Everyone loves their own culture
Goodness, it has been nearly a week since we left Spokane. I have had very little opportunity to write or blog, we have been so incredibly busy.
We had an overnight layover in Ethiopia on our way to Rwanda. The airport in Ethiopia is very nice. I somehow imagined it to be understated. Not because of stereotyping, but because I had done some checking online before we left. Ethiopia is interested in attracting more business, so their airlines offer free hotel stay for travelers who must overnight at the airport. We all were given a free dinner that night, free transport to nice hotels, a free breakfast the next morning, and shuttle back to the airport. Our hotel was rather grand. I would say it was, by American standards a four or five star hotel. On our way back to the airport, one of the other travelers was Joseph, a man from Angola.
Joseph is an international business person. We talked about his family and his country. He told me the one thing he loves about his culture is that people all help each other, even strangers. He said that you will see someone carrying a heavy load and a stranger will simply come up and help them carry the load without any question. Usually, people help friends and family, but not strangers.
One question I ask of people from other cultures: if you were to pick one cultural value that is unique to your culture and that Americans do not have but would benefit from it if they did have it, what would you pick? It is a difficult question for many people to answer. I sometimes turn it around and ask them what one American cultural value would they benefit from if they would adopt it. It is amazing the kinds of answers I receive.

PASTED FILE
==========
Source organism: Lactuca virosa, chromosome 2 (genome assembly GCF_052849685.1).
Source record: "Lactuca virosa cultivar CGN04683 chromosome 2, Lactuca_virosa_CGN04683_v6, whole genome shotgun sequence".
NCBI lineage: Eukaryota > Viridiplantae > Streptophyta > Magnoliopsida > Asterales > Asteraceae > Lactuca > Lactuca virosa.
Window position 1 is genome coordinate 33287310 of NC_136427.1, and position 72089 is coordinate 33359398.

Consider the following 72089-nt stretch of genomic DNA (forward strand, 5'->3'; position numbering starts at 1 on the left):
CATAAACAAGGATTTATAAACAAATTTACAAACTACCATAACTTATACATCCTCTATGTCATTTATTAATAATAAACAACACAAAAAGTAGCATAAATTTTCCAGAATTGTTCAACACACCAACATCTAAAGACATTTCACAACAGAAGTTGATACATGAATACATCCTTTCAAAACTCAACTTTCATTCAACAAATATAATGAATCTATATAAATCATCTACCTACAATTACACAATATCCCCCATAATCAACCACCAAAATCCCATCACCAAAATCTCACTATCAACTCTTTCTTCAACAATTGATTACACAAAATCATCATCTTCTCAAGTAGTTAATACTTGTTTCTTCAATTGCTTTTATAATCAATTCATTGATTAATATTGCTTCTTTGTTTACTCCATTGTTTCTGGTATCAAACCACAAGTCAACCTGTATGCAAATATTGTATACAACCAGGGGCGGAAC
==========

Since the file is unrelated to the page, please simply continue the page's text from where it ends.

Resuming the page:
I have heard comments about communication styles, politics, social issues, Americans talk too much, Americans have strong individual rights and responsibilities, America needs national health care, Americans are too worried about political correctness, Americans offer true gender equity, etc. Joseph offered this: “Everyone loves their own culture.” He refused to answer the question as asked because – and he is probably right – it is a mute point. Who would adopt a different cultural value? It makes some sense.
No matter who I talk to, though, one thing remains the same. Joseph said that people are people everywhere and that governmental systems do not accurately reflect the values of the people they represent. So, no matter what the world thinks of the American government, and no matter what we think of the world, people generally do not have malice toward others but are more concerned about feeding their families, living with purpose, and practicing their faith.
I wish I had given Joseph our blogsite so that he might see this.